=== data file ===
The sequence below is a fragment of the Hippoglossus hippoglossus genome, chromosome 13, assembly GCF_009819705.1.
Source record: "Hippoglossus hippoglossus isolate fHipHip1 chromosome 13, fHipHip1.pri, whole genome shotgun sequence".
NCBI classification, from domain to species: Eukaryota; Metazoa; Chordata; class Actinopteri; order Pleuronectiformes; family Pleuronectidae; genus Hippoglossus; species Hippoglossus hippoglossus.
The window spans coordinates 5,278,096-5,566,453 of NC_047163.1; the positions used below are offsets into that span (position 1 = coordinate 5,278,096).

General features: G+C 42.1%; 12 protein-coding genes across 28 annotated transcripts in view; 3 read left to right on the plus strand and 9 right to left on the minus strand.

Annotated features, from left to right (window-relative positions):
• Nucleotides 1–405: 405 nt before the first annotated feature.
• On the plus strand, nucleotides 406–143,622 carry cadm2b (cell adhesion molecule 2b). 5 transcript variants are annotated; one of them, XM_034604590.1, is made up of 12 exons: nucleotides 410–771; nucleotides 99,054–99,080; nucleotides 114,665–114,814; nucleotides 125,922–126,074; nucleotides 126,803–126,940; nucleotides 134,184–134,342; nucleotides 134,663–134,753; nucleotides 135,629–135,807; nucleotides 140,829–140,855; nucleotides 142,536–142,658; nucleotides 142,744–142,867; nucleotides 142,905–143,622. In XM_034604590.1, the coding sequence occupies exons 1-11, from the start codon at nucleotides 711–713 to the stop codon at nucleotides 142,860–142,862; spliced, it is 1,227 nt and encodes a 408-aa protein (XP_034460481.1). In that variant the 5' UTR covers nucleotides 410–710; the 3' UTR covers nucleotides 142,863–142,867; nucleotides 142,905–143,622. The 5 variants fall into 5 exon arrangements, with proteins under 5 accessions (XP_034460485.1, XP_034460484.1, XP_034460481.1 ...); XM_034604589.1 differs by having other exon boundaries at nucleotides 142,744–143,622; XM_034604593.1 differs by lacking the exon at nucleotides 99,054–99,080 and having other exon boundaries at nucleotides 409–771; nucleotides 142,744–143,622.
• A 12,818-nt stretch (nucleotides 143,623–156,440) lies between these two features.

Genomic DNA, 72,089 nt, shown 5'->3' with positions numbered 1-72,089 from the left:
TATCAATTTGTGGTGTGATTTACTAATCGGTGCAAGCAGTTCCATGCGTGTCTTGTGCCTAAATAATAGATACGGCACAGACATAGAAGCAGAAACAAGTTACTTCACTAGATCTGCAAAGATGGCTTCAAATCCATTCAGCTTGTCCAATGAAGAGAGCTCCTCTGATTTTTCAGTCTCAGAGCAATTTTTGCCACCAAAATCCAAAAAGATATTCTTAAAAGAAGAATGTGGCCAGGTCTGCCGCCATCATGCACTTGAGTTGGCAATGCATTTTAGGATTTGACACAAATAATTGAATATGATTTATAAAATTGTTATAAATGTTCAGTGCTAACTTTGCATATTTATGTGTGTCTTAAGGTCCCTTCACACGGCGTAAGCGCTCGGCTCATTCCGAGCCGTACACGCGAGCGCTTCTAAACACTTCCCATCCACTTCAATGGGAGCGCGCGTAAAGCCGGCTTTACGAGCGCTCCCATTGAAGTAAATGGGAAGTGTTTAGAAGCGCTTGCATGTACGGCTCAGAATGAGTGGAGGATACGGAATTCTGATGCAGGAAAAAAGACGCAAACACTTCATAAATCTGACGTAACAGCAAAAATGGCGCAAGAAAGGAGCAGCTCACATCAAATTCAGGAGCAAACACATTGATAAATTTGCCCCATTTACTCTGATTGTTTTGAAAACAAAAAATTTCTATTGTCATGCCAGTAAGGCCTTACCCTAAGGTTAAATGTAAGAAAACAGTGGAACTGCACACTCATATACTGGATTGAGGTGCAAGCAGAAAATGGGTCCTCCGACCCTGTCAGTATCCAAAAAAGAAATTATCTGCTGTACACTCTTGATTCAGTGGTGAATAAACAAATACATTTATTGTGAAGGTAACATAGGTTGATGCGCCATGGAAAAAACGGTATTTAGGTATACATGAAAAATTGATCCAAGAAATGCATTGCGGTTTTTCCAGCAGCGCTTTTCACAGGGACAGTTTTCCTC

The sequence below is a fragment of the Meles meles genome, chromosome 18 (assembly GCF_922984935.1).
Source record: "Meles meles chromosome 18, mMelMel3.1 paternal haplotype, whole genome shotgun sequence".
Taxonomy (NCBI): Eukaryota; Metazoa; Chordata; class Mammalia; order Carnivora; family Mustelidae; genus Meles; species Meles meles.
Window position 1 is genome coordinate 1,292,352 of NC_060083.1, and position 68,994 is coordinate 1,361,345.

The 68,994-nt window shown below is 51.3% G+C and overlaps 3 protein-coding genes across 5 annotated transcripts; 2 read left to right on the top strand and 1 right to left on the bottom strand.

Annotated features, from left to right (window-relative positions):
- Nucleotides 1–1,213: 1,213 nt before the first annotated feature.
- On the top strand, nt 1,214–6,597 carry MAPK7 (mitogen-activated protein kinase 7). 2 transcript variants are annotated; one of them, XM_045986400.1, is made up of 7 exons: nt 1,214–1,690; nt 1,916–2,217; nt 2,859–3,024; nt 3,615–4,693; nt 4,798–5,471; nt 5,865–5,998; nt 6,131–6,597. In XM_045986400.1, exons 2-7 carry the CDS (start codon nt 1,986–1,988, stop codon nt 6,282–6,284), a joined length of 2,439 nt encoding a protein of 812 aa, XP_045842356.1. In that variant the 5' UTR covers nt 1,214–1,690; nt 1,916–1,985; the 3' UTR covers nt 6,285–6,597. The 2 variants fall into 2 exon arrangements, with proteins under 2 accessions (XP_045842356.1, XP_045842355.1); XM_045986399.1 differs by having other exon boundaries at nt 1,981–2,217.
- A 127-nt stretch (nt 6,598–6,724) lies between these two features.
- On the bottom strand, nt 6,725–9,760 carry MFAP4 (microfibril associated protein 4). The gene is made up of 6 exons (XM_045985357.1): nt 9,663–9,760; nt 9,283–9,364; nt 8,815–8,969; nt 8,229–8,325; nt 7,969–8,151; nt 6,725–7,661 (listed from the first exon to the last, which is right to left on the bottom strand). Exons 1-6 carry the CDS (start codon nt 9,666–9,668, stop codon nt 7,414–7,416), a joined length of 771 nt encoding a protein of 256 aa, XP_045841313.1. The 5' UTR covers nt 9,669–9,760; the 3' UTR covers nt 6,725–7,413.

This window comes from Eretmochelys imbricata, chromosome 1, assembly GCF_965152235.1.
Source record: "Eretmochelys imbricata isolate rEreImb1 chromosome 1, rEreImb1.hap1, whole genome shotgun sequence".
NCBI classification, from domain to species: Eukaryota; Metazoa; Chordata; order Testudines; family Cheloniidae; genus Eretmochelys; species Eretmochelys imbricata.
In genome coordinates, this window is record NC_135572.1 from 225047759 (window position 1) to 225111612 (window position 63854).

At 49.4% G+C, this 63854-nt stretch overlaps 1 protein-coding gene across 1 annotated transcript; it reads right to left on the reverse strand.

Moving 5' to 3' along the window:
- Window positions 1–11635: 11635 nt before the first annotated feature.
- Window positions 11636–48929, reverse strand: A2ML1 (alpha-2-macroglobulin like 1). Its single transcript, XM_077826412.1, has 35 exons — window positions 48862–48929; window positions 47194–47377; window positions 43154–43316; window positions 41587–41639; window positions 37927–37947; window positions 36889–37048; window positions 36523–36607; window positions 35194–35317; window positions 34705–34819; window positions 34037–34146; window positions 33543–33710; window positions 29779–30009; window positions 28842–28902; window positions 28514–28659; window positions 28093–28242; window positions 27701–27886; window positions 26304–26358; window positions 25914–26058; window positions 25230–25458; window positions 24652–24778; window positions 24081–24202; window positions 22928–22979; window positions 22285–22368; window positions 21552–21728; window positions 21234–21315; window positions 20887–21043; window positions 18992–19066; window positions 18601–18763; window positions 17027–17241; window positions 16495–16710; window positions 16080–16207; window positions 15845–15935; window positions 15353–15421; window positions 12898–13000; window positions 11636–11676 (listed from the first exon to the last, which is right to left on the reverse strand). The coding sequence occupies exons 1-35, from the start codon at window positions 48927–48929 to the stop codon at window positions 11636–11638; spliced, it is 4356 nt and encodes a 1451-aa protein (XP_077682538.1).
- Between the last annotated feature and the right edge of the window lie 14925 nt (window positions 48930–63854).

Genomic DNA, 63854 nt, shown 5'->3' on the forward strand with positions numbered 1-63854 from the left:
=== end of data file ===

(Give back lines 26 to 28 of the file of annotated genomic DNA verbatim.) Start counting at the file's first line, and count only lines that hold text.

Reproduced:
At 49.4% G+C, this 63854-nt stretch overlaps 1 protein-coding gene across 1 annotated transcript; it reads right to left on the reverse strand.

Moving 5' to 3' along the window:
- Window positions 1–11635: 11635 nt before the first annotated feature.